Mississippi Rising - Considerations from a Claims Perspective
The Mississippi River has long been considered an enigma unto itself. As likely to move a poet’s heart as a Shipowner’s ledger, all whose lives must touch the Mississippi have conceded her titles fairly won: ‘mighty’, ‘the big muddy’, and the evocative, if unflattering, ‘old man’.
As Mark Twain once aptly stated, “The Mississippi River will always have its own way; no engineering skill can persuade it to do otherwise . . .”.1 Unfortunately for Members and P&I Clubs alike, this still holds true - the Mississippi remains difficult to navigate, prone to high water, and thus perpetually awash with high value claims. Below are a few claims issues that our Americas offices have seen repeatedly, along with the benefit of hindsight for some lessons learned along the way.
The Mississippi River’s most notorious issue is high water. The River is considered high when it rises to eight (8) feet above sea level; which it usually does annually, peaking around April. All claims originating on the Mississippi can arguably be attributed, at least in part, to high water. However, despite the River’s seasonal penchant for rising, the 2018-2019 season was truly historic. After 211 days of high water in 2019, from 6 January to 4 August, the River’s height finally abated; the River had not been so high for so long since 1927, which culminated in historic floods wherein levees from Illinois to Louisiana failed. Though 2019 saw no levee failures, it certainly resulted in more than its fair share of claims.
When the water runs high, it also runs quickly. Consequently, all maneuvers take on a new import and need for expertise, precision and accuracy. Though the Pilots’ Associations (of which there are three in the Lower Mississippi) may seem to advocate for stringent and sometimes costly measures during high water events, their requirements are typically borne out of experience that the law requires of them.
In 1875, the U.S. Supreme Court differentiated between the expertise and knowledge required of a pilot in charge of a vessel on the rivers of the country versus that which enables a navigator to carry his vessel safely on the ocean, stating that “[i]n the long course of a thousand miles in one of these rivers, he [the Mississippi River pilot] must be familiar with the appearance of the shore on each side of the river as he goes along. . . . The compass is of little use to him. He must know where the navigable channel is, in its relation to all these external objects, especially in the night. He must also be familiar with all dangers that are permanently located in the course of the river, as sandbars, snags, sunken rocks or trees, or abandoned vessels or barges. All this he must know and remember and avoid.”2 The obstacles and navigation means have changed since 1875 but the principle remains the same: the Mississippi is known to be treacherous, especially to strangers.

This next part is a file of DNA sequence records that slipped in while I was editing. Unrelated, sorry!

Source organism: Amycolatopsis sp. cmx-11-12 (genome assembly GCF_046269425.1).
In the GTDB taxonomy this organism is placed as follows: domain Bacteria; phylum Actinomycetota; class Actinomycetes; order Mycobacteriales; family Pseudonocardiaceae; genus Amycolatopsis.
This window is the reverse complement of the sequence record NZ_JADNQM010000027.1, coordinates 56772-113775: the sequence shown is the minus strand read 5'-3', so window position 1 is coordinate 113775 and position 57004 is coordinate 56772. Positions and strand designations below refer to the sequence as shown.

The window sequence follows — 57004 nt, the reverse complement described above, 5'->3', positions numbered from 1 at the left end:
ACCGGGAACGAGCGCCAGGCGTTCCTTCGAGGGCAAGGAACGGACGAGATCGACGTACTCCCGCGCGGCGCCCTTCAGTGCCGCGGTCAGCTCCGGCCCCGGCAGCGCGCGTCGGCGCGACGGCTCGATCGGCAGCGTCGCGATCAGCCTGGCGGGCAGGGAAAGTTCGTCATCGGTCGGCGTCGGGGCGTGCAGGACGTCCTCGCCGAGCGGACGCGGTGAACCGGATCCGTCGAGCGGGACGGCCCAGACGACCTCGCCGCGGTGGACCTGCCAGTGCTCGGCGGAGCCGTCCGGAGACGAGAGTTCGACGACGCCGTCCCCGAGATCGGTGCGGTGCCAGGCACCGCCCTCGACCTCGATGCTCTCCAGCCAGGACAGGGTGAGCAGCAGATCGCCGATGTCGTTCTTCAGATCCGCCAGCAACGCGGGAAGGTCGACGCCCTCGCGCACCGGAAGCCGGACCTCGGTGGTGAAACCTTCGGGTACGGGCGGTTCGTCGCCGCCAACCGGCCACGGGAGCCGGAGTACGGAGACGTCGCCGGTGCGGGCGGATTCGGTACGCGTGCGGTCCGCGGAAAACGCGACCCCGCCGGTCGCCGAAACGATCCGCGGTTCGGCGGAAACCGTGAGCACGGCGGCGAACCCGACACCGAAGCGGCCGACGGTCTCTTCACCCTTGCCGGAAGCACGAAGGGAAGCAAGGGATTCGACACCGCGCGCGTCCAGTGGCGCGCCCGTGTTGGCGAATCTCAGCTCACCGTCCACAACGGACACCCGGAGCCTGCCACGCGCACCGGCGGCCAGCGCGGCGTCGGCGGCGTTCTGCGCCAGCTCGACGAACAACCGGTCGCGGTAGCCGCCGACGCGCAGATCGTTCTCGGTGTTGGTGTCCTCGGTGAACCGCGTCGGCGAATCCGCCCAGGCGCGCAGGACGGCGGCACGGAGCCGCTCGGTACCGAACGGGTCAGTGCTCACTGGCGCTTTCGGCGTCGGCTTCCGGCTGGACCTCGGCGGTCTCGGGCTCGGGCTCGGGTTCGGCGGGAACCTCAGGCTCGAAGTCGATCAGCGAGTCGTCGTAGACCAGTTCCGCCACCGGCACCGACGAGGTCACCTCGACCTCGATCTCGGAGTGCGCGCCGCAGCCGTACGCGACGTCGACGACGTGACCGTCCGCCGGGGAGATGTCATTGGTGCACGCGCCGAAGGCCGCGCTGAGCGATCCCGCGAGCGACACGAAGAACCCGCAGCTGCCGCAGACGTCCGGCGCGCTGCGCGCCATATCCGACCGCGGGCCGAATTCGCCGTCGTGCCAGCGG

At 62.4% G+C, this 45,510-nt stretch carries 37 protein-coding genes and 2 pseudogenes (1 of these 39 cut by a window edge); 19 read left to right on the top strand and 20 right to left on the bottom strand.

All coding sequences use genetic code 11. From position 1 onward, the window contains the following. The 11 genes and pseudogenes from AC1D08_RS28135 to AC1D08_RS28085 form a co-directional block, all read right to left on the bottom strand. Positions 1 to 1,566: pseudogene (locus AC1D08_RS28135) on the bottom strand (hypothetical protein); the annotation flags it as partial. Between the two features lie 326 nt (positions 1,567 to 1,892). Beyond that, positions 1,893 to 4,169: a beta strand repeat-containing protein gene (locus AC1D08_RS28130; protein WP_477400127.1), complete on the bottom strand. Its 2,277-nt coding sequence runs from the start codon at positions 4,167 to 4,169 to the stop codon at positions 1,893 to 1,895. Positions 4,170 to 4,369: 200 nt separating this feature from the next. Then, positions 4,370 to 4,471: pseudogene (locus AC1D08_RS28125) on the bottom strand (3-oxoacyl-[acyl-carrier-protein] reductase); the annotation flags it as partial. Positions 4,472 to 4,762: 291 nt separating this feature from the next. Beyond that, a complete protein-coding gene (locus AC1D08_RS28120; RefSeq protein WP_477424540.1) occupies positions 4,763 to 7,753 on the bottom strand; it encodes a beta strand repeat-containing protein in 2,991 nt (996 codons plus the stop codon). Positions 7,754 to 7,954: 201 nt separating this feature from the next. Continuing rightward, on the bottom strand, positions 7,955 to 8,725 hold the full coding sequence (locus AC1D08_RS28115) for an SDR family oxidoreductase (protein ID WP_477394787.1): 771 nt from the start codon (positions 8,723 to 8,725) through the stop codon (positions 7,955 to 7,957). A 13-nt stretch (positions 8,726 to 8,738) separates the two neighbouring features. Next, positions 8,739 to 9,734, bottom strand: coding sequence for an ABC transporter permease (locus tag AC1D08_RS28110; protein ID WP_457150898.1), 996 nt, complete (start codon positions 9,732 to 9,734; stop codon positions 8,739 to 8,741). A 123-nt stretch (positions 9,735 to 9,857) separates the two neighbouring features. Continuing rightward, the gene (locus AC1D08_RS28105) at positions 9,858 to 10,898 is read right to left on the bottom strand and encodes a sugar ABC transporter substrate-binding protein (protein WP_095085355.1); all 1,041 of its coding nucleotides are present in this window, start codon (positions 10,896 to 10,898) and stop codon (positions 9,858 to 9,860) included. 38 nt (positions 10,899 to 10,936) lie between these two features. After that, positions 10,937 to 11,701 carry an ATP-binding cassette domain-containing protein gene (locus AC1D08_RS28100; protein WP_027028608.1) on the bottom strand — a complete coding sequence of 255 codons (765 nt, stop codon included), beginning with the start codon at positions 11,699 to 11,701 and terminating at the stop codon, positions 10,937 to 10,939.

Collisions and Allisions
For every 3-4 feet the River rises, its current gains approximately 1 knot of speed. Thus, it’s not surprising that high water results in high percentage of collisions and allisions. The USCG has issued various Marine Safety Information Bulletins (MSIBs) to try and ameliorate some of these issues (e.g. requiring multiple means to hold vessel position), but even these measures can fall short.
For example, we have seen various allisions, particularly where terminals are close to bridges. In one instance, a vessel departed her berth at the terminal with the assistance of two tugs alongside. The position of the terminal required the vessel to head up river (with current) before turning the vessel back to her original course downriver, just before a bridge. Unfortunately, one of the tugs failed and the vessel, pulled along by the current in high River conditions, was unable to avoid alliding with the bridge. In that instance, even the best preparation and best planning was unable to prevent an incident - an all-too familiar scenario on the Mississippi.
Another surprisingly common incident on the River are broken anchor chains. When the River is high and the current is increased, the soft, muddy bottom of the Mississippi is being constantly replenished with silt and sediment descending from upriver. If a vessel’s anchor chains become entangled the choices are limited: expert finagling (requiring a great deal of luck), hiring a crane barge to free the anchor (requiring a great deal of money), or abandoning the anchor to the River bed (requiring a great deal of risk).
The frequency of the occurrence does not diminish the sting: there’s no easy answer for anchors attempting to become one with the River. If a crane barge can be hired, it will only be at great expense, if one is even available (when the River is high, they are in high demand). However, if the anchor is abandoned and causes a navigation obstruction in the future, the damages could be comparatively astronomical. As usual, the best recommendation is one that does not universally apply - each vessel’s particular anchor challenge should be reported to the Club as soon as possible for the greatest degree of assistance.
The advent of COVID-19 has introduced further uncertainty to operating on the Mississippi. Thus far, we have seen issues with pilot-mandated disinfections, crew changes, and have even heard of terminals refusing to discharge vessel cargo for fear of infection. It is likely that 2020 will bring high water along with high fear of infection, resulting in an even more tense shipping environment. The Club stands by ready to assist in navigating a way forward, come hell or high water.
1 Mark Twain in Eruption: Hitherto Unpublished Pages About Men and Events, Twain, Mark & Devoto, Bernard (1940).
2 Atlee v. Packet Co., 88 U.S. 389 (1875).